The Environmental and Health Impacts of Transboundary Air Pollution from China to the U.S
*Names in bold indicate Presenter
In this study, we leverage a natural experiment using the exogenous variation in the timing of major events in China which strongly influence China's pollution concentrations. For example, the timing of Chinese New Year (CNY), a major Chinese holiday where many industries close for the week, varies each calendar year since it is based on the lunar new year. In which case, the timing of these events could be considered "as good as random," since they are unlikely correlated to factors that affect pollution trends in the U.S.. More specifically, we examine the impacts on pollution and health in California (CA), home to 38 million people, because in this region, winds generally come from the West or the Pacific Ocean, while weather on the East Coast is more influenced by winds from the Gulf of Mexico. We also focus on the pollutant, particulate matter (PM), since it is often used as an indicator of urban air pollution.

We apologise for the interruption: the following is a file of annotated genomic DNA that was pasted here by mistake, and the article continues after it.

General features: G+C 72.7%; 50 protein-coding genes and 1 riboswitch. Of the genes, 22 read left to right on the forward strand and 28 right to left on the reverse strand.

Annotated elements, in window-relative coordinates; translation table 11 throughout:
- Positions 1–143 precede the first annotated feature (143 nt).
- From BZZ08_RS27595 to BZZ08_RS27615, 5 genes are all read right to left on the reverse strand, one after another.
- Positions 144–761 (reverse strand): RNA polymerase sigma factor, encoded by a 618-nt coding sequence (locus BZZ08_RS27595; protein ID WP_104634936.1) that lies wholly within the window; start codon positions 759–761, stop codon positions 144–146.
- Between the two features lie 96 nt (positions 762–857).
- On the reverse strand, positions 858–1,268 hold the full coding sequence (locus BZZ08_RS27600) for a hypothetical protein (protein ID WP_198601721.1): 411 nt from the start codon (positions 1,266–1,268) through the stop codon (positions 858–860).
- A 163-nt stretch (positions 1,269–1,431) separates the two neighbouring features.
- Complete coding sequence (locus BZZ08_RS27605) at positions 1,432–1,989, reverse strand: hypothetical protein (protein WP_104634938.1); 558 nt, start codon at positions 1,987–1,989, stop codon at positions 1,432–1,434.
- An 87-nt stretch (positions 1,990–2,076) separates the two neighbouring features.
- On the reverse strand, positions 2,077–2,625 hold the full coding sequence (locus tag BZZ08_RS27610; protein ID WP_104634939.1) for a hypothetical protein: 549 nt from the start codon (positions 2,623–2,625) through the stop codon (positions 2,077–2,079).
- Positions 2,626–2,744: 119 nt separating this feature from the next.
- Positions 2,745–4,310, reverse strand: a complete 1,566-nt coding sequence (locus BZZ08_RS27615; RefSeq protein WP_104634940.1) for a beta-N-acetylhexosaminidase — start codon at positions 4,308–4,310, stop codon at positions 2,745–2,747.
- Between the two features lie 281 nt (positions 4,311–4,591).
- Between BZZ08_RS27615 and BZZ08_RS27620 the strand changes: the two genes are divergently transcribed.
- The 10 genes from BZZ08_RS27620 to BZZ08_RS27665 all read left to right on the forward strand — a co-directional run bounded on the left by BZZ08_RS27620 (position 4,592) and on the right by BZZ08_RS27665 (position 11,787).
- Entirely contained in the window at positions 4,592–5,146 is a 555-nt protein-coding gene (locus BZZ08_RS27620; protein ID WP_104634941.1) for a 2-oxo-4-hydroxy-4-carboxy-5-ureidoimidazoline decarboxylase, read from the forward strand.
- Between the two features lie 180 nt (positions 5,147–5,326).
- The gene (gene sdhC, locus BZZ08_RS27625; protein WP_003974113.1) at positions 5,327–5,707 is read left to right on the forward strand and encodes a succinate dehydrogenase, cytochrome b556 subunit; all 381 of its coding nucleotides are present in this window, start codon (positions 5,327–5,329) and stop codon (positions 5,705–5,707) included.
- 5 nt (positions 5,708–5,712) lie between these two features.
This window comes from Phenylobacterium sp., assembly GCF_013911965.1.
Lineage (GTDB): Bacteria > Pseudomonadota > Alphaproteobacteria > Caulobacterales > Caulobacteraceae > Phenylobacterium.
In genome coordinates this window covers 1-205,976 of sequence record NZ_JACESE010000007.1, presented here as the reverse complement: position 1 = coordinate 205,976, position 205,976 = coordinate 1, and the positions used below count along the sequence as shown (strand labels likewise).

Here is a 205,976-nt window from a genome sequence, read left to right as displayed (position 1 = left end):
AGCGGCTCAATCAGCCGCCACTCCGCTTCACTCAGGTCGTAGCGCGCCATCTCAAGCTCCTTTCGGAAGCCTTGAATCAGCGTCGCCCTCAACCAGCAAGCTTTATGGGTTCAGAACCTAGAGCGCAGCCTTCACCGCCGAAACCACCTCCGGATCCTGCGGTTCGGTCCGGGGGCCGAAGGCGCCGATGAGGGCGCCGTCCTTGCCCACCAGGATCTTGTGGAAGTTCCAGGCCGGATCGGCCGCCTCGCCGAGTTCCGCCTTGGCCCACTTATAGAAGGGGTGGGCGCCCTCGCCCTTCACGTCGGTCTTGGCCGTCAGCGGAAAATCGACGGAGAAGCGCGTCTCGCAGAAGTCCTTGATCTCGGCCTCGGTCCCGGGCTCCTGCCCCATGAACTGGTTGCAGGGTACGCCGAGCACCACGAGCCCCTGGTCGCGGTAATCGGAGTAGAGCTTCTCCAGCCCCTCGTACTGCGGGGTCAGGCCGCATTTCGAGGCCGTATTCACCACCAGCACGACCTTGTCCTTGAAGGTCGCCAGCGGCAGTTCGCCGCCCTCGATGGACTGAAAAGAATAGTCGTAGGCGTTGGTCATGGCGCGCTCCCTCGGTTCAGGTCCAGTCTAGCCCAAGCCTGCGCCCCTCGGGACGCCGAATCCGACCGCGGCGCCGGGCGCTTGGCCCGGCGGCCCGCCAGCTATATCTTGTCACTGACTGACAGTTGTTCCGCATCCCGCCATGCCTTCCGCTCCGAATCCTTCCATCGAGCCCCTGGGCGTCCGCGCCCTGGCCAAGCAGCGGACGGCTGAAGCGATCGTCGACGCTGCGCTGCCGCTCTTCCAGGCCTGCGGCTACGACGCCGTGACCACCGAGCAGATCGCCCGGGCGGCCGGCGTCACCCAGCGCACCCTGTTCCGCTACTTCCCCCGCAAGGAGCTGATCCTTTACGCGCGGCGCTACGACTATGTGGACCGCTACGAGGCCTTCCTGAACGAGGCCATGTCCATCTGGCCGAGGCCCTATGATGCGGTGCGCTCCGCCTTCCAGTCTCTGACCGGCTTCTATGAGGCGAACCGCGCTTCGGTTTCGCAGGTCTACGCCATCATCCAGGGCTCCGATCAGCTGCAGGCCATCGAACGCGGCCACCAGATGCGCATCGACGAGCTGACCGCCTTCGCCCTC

First, we find statistically significant relationships among daily lagged pollution and major events that reduce or increase pollution in China on air quality in CA. For example, the literature suggests the long range transport (LRT) of air pollution between East Asia and North America can take between 5 days and 2 weeks. In our study, we find if CNY occurred in China 2 weeks ago, today's CA PM2.5 decreased by 20%. Second, we obtain reduced form estimates of the effects of these events in China on health in CA, where for the latter we use restricted daily data on emergency department (ED) and patient discharge data (PDD) visits for respiratory and heart-related diseases between 2005 and 2012. We find that several policies in China intended to reduce pollution levels in preparation for the 2008 Beijing Olympics were associated with a 7 to 9% decrease in average daily ED visits for respiratory disease in CA. We also conduct several falsification tests and robustness checks. First, our reduced-form health estimates are robust to accounting for possibly confounding variables, including zip code fixed effects (FEs), seasonality and time-varying unobservables at the county-level. Second, we observe impacts on the number of injuries in CA as a falsification test and find no significant relationship, as expected. These results have important implications regarding international environmental cooperative policies for transboundary air pollution, which is not only a problem for the U.S., but globally.